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Vegas’ next big thing

August 29, 2013, 11:57 AM UTC
A space for a new kind of visitor: the Linq, a 300,000-square-foot outdoor mall towered over by a Ferris wheel
Photo: Ben Jaminlowy

Gary Loveman, CEO of Caesars Entertainment, the biggest casino operator in the world, does not like conjecture. Give him facts, and lots of them. He calls himself a “recovering academic” (he has a Ph.D. in economics from MIT) and recalls the many tests that led his company to its latest endeavor, a $550 million project called the Linq. It’s an outdoor mall built out of a dusty service road that leads to what will soon be the largest Ferris wheel on earth (the preferred nomenclature is “observation wheel,” since it is not temporary or for carnivals). The wheel is called the High Roller.

Note something striking missing from the picture: gambling. And there are no theaters for Donny and Marie either. Just bars and restaurants and shopping and, oh, yeah, cupcakes and bowling. One of the anchor tenants is Brooklyn Bowl; the other is Sprinkles, the Los Angeles-based cupcake emporium that claims to have kicked off the craze. The Linq — which should partially open on New Year’s Eve this year — is a space purpose-built for a new kind of Vegas visitor. Loveman knows who this visitor is, has his facts, the results of his exhaustive surveys and tests. Hear him list them, dropping a heavy hand on the tabletop as he does so, ring finger tapping against the hardwood: thud-plink.

“Twenty million — thud-plink — that’s how many people walked by this corner, and that was in 2009. You have this mass of humanity and sure — thud-plink — about 30% of Americans will visit a casino and gamble in a given year, but a much higher percentage are shopping, drinking, eating. We’re playing a numbers game — thud-plink. This is a much bigger number.”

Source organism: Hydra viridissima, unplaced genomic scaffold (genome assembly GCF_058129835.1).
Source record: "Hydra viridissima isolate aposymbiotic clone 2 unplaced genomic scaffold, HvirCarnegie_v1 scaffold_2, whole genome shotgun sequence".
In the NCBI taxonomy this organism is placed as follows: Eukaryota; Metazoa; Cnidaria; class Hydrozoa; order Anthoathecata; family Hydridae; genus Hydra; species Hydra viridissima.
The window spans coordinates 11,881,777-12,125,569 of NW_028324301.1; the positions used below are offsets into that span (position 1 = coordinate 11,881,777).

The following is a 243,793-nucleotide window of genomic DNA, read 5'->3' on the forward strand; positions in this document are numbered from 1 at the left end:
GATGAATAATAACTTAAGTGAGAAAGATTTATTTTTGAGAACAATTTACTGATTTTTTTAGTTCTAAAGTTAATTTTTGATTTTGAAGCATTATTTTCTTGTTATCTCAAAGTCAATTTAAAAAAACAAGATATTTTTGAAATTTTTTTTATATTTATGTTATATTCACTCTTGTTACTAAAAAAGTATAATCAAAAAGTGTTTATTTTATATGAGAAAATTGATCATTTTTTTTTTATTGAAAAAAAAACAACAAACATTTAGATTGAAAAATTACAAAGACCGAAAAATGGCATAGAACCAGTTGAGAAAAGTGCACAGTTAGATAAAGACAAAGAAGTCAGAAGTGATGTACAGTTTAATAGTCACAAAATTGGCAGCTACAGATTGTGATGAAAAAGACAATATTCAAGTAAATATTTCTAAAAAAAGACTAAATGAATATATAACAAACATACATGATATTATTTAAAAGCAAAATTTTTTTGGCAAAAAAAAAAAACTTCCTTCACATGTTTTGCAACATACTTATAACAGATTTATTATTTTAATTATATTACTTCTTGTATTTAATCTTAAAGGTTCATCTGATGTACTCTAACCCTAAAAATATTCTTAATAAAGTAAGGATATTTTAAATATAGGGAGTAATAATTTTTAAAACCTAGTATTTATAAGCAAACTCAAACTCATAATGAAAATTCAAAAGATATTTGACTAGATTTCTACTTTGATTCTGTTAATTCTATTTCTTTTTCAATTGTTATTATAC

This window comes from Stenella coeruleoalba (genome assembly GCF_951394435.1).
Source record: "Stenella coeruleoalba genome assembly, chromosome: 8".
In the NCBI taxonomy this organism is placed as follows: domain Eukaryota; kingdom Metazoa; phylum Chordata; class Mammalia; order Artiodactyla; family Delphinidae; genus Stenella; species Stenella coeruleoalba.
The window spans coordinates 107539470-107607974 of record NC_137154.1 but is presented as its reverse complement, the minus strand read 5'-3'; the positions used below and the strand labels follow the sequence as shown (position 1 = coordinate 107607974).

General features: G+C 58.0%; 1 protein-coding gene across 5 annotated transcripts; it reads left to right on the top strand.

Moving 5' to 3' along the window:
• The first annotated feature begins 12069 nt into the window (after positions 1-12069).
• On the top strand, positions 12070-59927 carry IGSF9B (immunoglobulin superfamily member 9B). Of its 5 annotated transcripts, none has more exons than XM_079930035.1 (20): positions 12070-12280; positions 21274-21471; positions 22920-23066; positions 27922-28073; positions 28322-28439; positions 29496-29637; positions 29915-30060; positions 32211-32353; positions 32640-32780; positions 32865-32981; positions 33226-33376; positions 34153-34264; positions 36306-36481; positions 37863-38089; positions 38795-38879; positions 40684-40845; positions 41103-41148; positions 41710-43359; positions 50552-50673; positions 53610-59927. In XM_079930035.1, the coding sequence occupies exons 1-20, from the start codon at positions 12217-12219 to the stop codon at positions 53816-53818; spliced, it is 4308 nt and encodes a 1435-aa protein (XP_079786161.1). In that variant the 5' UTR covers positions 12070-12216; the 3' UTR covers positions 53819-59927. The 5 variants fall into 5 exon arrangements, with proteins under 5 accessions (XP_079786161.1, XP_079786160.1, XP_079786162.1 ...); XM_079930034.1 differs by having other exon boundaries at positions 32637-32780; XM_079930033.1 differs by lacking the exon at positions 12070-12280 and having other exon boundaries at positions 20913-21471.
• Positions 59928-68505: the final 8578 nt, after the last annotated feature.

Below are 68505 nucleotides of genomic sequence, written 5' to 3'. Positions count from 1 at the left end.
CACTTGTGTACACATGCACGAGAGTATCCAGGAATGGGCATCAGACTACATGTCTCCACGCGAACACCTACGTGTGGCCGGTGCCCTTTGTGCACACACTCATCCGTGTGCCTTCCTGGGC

Vegas is always reinventing itself to draw new clientele. The big move in the 1990s was to make the Strip family-friendly. The latest craze, spurred by Steve Wynn, is mega-nightclubs and poolside day clubs, with table reservations requiring that guests spend at least $10,000 on drinks. The shifting visitor demographics, however, speak to some still newer breed. Nearly 40 million people visited Vegas last year, more than ever before, but they gambled less and stayed in cheaper hotel rooms. They were also — according to the Las Vegas Convention and Visitors Authority — more affluent and likely to be single. They traveled in smaller groups. And they were younger: For the first time in Vegas’ history, the median visitor age sank below 49 years old, to 45. Many, at Caesars and elsewhere, expect it to dip below 40 in the next decade, and that Gen Y and Gen X spending will account for 52% of visitor revenue by 2015.

Call it the Hangover effect — everyone here already does. The movie, about a trio of men-children and their adventures in the wake of a wild night out, has crystallized what the town represents for this new breed. What happens in Vegas stays in Vegas, yes, but it probably should not be planned. “Visitors are more spontaneous,” Loveman says. “People are walking more than ever before.” The trick is to manufacture just the sort of urban environment they will flock to. One with a flame at its heart that will draw the walking throngs like so many moths. In this case the flame is a 3.5-million-pound wheel of steel.

Focus on the High Roller (Loveman: “In the long history of awful gaming puns, this one isn’t so bad”) and you might miss the subtle engineering of the rest of the space. Sure, the wheel’s observation pods are as big as a conference room and have 300 square feet of glass hand-shaped by a single guy outside Venice, Italy. But the street in which the Linq is built was carefully shaped too.

The width, for example, compares to lanes in Dublin or to Bourbon Street in New Orleans because the architects visited those places and measured them. The walkway is slightly sloped, to subconsciously pull visitors forward. It flattens in the small plazas where you’re likely to linger. The overall effect is meant to be that of an old gathering space such as Boston’s Faneuil Hall.

One of the trickiest elements of the project wasn’t a technical challenge but a philosophical one. Once you get visitors into those observation pods, what do you do about a camera inside? Cameras are everywhere in this town except, notably, hotel rooms and poolside cabanas. Do you put a camera in the pods? Would that ruin the magic? The answer is: yes, you do, but the feed is on delay.

This story is from the September 16, 2013 issue of Fortune.